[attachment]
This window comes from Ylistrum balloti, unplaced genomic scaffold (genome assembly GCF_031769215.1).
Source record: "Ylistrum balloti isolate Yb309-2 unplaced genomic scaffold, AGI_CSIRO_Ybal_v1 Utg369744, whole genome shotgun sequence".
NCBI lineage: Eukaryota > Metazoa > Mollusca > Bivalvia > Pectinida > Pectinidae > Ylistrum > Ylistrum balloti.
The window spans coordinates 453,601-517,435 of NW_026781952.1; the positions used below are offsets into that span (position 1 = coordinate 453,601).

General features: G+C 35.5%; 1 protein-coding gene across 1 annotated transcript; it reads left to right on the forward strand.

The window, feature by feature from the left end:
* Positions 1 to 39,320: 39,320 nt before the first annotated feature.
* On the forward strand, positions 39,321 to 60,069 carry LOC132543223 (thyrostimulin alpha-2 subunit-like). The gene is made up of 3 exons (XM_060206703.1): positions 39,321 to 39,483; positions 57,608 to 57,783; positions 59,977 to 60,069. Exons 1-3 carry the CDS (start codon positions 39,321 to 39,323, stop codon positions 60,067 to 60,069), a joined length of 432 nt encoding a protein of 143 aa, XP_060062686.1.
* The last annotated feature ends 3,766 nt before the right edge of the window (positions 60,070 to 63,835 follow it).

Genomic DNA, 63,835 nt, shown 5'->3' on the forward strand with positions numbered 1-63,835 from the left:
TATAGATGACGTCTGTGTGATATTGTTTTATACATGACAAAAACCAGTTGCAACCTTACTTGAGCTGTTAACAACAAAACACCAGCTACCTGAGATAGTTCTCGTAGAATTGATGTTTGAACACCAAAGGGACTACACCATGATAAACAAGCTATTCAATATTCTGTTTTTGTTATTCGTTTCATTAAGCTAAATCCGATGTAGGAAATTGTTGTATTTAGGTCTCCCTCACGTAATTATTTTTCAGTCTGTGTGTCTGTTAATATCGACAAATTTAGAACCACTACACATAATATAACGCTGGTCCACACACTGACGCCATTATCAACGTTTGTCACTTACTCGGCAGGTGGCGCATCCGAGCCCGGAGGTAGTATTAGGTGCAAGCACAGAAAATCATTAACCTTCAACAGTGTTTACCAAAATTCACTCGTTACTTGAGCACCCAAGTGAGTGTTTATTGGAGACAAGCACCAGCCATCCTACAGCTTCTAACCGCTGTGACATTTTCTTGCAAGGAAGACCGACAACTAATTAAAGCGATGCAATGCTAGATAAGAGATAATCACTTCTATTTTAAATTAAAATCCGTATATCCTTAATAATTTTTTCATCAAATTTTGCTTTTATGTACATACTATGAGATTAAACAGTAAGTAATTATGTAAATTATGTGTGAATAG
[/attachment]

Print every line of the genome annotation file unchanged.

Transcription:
This window comes from Ylistrum balloti, unplaced genomic scaffold (genome assembly GCF_031769215.1).
Source record: "Ylistrum balloti isolate Yb309-2 unplaced genomic scaffold, AGI_CSIRO_Ybal_v1 Utg369744, whole genome shotgun sequence".
NCBI lineage: Eukaryota > Metazoa > Mollusca > Bivalvia > Pectinida > Pectinidae > Ylistrum > Ylistrum balloti.
The window spans coordinates 453,601-517,435 of NW_026781952.1; the positions used below are offsets into that span (position 1 = coordinate 453,601).

General features: G+C 35.5%; 1 protein-coding gene across 1 annotated transcript; it reads left to right on the forward strand.

The window, feature by feature from the left end:
* Positions 1 to 39,320: 39,320 nt before the first annotated feature.
* On the forward strand, positions 39,321 to 60,069 carry LOC132543223 (thyrostimulin alpha-2 subunit-like). The gene is made up of 3 exons (XM_060206703.1): positions 39,321 to 39,483; positions 57,608 to 57,783; positions 59,977 to 60,069. Exons 1-3 carry the CDS (start codon positions 39,321 to 39,323, stop codon positions 60,067 to 60,069), a joined length of 432 nt encoding a protein of 143 aa, XP_060062686.1.
* The last annotated feature ends 3,766 nt before the right edge of the window (positions 60,070 to 63,835 follow it).

Genomic DNA, 63,835 nt, shown 5'->3' on the forward strand with positions numbered 1-63,835 from the left:
TATAGATGACGTCTGTGTGATATTGTTTTATACATGACAAAAACCAGTTGCAACCTTACTTGAGCTGTTAACAACAAAACACCAGCTACCTGAGATAGTTCTCGTAGAATTGATGTTTGAACACCAAAGGGACTACACCATGATAAACAAGCTATTCAATATTCTGTTTTTGTTATTCGTTTCATTAAGCTAAATCCGATGTAGGAAATTGTTGTATTTAGGTCTCCCTCACGTAATTATTTTTCAGTCTGTGTGTCTGTTAATATCGACAAATTTAGAACCACTACACATAATATAACGCTGGTCCACACACTGACGCCATTATCAACGTTTGTCACTTACTCGGCAGGTGGCGCATCCGAGCCCGGAGGTAGTATTAGGTGCAAGCACAGAAAATCATTAACCTTCAACAGTGTTTACCAAAATTCACTCGTTACTTGAGCACCCAAGTGAGTGTTTATTGGAGACAAGCACCAGCCATCCTACAGCTTCTAACCGCTGTGACATTTTCTTGCAAGGAAGACCGACAACTAATTAAAGCGATGCAATGCTAGATAAGAGATAATCACTTCTATTTTAAATTAAAATCCGTATATCCTTAATAATTTTTTCATCAAATTTTGCTTTTATGTACATACTATGAGATTAAACAGTAAGTAATTATGTAAATTATGTGTGAATAG